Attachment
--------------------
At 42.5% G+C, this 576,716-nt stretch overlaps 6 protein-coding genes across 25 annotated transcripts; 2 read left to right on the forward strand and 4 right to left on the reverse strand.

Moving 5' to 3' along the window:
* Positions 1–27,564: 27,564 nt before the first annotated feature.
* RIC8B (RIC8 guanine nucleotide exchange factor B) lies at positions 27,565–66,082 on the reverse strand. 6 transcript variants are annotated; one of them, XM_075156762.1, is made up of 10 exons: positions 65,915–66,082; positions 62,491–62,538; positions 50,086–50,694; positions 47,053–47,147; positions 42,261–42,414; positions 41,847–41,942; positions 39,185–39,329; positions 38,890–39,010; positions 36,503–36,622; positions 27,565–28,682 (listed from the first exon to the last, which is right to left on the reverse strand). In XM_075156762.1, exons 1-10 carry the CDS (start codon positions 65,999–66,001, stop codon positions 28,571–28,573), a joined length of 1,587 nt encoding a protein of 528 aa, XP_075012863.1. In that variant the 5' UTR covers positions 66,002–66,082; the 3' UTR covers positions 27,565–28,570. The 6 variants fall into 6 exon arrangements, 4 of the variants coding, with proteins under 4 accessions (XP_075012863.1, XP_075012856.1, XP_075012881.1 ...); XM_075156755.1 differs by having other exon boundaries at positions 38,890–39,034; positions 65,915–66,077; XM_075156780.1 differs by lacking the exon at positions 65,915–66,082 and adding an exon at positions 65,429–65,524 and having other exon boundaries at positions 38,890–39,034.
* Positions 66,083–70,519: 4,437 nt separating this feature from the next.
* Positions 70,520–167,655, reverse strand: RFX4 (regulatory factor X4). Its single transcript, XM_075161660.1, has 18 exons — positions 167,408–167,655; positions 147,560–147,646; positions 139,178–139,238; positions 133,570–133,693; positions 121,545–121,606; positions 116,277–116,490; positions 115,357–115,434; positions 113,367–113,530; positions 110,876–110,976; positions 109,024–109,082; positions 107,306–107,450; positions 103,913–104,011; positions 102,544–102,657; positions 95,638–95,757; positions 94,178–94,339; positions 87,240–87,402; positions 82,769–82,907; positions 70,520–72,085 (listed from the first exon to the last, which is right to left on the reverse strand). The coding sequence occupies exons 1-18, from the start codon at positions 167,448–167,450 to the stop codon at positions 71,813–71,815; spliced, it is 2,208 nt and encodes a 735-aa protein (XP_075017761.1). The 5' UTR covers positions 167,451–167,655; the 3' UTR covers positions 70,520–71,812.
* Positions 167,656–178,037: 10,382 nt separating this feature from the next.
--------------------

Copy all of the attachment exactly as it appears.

At 42.5% G+C, this 576,716-nt stretch overlaps 6 protein-coding genes across 25 annotated transcripts; 2 read left to right on the forward strand and 4 right to left on the reverse strand.

Moving 5' to 3' along the window:
* Positions 1–27,564: 27,564 nt before the first annotated feature.
* RIC8B (RIC8 guanine nucleotide exchange factor B) lies at positions 27,565–66,082 on the reverse strand. 6 transcript variants are annotated; one of them, XM_075156762.1, is made up of 10 exons: positions 65,915–66,082; positions 62,491–62,538; positions 50,086–50,694; positions 47,053–47,147; positions 42,261–42,414; positions 41,847–41,942; positions 39,185–39,329; positions 38,890–39,010; positions 36,503–36,622; positions 27,565–28,682 (listed from the first exon to the last, which is right to left on the reverse strand). In XM_075156762.1, exons 1-10 carry the CDS (start codon positions 65,999–66,001, stop codon positions 28,571–28,573), a joined length of 1,587 nt encoding a protein of 528 aa, XP_075012863.1. In that variant the 5' UTR covers positions 66,002–66,082; the 3' UTR covers positions 27,565–28,570. The 6 variants fall into 6 exon arrangements, 4 of the variants coding, with proteins under 4 accessions (XP_075012863.1, XP_075012856.1, XP_075012881.1 ...); XM_075156755.1 differs by having other exon boundaries at positions 38,890–39,034; positions 65,915–66,077; XM_075156780.1 differs by lacking the exon at positions 65,915–66,082 and adding an exon at positions 65,429–65,524 and having other exon boundaries at positions 38,890–39,034.
* Positions 66,083–70,519: 4,437 nt separating this feature from the next.
* Positions 70,520–167,655, reverse strand: RFX4 (regulatory factor X4). Its single transcript, XM_075161660.1, has 18 exons — positions 167,408–167,655; positions 147,560–147,646; positions 139,178–139,238; positions 133,570–133,693; positions 121,545–121,606; positions 116,277–116,490; positions 115,357–115,434; positions 113,367–113,530; positions 110,876–110,976; positions 109,024–109,082; positions 107,306–107,450; positions 103,913–104,011; positions 102,544–102,657; positions 95,638–95,757; positions 94,178–94,339; positions 87,240–87,402; positions 82,769–82,907; positions 70,520–72,085 (listed from the first exon to the last, which is right to left on the reverse strand). The coding sequence occupies exons 1-18, from the start codon at positions 167,448–167,450 to the stop codon at positions 71,813–71,815; spliced, it is 2,208 nt and encodes a 735-aa protein (XP_075017761.1). The 5' UTR covers positions 167,451–167,655; the 3' UTR covers positions 70,520–71,812.
* Positions 167,656–178,037: 10,382 nt separating this feature from the next.